By: Malcolm Mayhew
There are certain steps that every college-bound student needs to begin taking, starting as a high school freshman. The four years of high school are going to fly by, and you don't want to wake up in the middle of your senior year in a panic. Here are some important ways to begin preparing.
by Courtney Dabney
Listen to your academic counselor
Most admissions departments require a letter from your high school counselor, so developing a good relationship is very important. Your counselor knows what universities are looking for in applicants, and what courses you need on your transcript in order to meet your future goals. Plus, they have developed relationships with many universities and can be your first line of communication.
Students should try to narrow down their options, understand the specific admissions requirements, and begin gathering their application materials prior to their senior year. Counselors are a valuable resource.
Take challenging classes
Your grade point average is only one piece of the puzzle that a college admissions department is evaluating. After all...while Underwater Basket Weaving was an easy "A"...it does not prove that you are cut out for higher education.
Heath Einstein serves as director of Freshmen Admissions at TCU. He says, "One of the first things we are looking for is the rigor of a student's coursework. In the context of their school, was it appropriately challenging?"
Advanced placement courses also help to verify an applicant's college readiness. Samantha Moran, who graduated from Paschal High School last spring, will be attending TCU this fall. She says, "I think AP courses look good on your transcript, it shows that you have extra motivation and can handle the tougher coursework."
Balance yourself with extracurricular activities
You don't have to join every club on campus to satisfy this requirement. "Follow your passions and do it because you love to, not because it is expected of you," says Einstein. "Evaluating a student's level of involvement helps us understand where they will fit into our community of scholars."
Is it more important to show volunteer hours or employment history? It doesn't matter, as long as you are involved in something outside of class. Even if your part-time job is all you have for an extracurricular activity, it speaks highly to admissions officers that you have learned how to balance your academics with hobbies, work and social life.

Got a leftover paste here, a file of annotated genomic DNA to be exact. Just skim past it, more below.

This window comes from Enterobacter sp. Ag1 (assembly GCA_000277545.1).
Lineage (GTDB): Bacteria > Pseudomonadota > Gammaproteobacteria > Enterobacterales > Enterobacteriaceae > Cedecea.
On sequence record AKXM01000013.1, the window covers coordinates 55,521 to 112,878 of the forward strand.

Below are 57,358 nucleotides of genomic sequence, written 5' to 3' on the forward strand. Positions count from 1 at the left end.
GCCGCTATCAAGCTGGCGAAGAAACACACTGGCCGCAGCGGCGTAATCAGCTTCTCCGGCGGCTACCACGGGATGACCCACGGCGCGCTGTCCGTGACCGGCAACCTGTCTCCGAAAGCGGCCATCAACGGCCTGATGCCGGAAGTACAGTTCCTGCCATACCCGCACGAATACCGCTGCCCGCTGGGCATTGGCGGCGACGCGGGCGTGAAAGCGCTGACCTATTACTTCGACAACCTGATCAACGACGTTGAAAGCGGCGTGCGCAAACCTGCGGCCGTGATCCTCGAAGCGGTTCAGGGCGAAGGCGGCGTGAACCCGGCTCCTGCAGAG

Research and visit several campuses
It is important to find the right fit when looking into which college you will attend. Don't limit your options to just the big name schools - the one you may not be as familiar with, could be the perfect fit. It is suggested that applicants visit a variety of types of campuses. You should visit both rural and urban ones and explore campuses both large and small to see where you feel most comfortable. Just because the past three generations of your family have graduated from the same institution does not necessarily mean it is the best choice for you.
Most college visits take place around the junior year of high school. There are many things to consider when you begin narrowing down your search. What areas of study does the school offer, and will they prepare you to meet your future goals? What is the location and size of the campus? What are the costs, including travel expenses? What are the entrance requirements? These are all areas to explore when deciding which campuses to visit.
Prepare for and take assessment exams
There are many indicators of future success in college. Your grade point average and your class ranking are only two of those factors. Your SAT or ACT scores (many universities accept either) are another of those indicators that admissions departments are taking into account. Don't worry - decisions are not based solely on one test score. But, it is an important factor and one not to be taken lightly.
Test preparation is important. Moran says she began going to a three-week PSAT Camp offered every summer at Paschal. She went for four summers beginning after her eighth grade year to prepare for taking the tests. "They focus on each of the three sections you will encounter - reading, writing and math - and they teach you strategies you can use to increase your scores. The format of the questions is a little odd, and the more exposure you have to it the more confident you will feel when it comes time take the exams."
Apply for financial aid and scholarships
Getting your hands on an acceptance letter from the college of choice is only the beginning. Figuring out how to pay for it requires preparation and planning as well. Financial aid is needs based, while scholarship money is most often merit based. You may qualify for more of both than you think.
Einstein says, "If you think about financial aid as one big pile of money that the school has to hand out to qualifying students - it makes sense to be at the front of the line. When that money is appropriated for the school year, it is gone!" So, if you are applying for financial aid, it is crucial to get your application in early.
Merit based scholarships come in all shapes and sizes. The ones we are most familiar with are awarded for academic excellence. But, there are a myriad of other scholarships to tap into, based on your talents, athletic ability, family background, and chosen field of study. "I researched for myself both online and by studying a copy of the 2013 Scholarship Handbook, put out by College Board," Moran said. She found that it was well worth her time to fill out the forms and write the essays. She qualified for scholarship money because her father is a former marine, and her mother is a police officer. You might be surprised how much money is out there just for the asking.
By: Malcolm Mayhew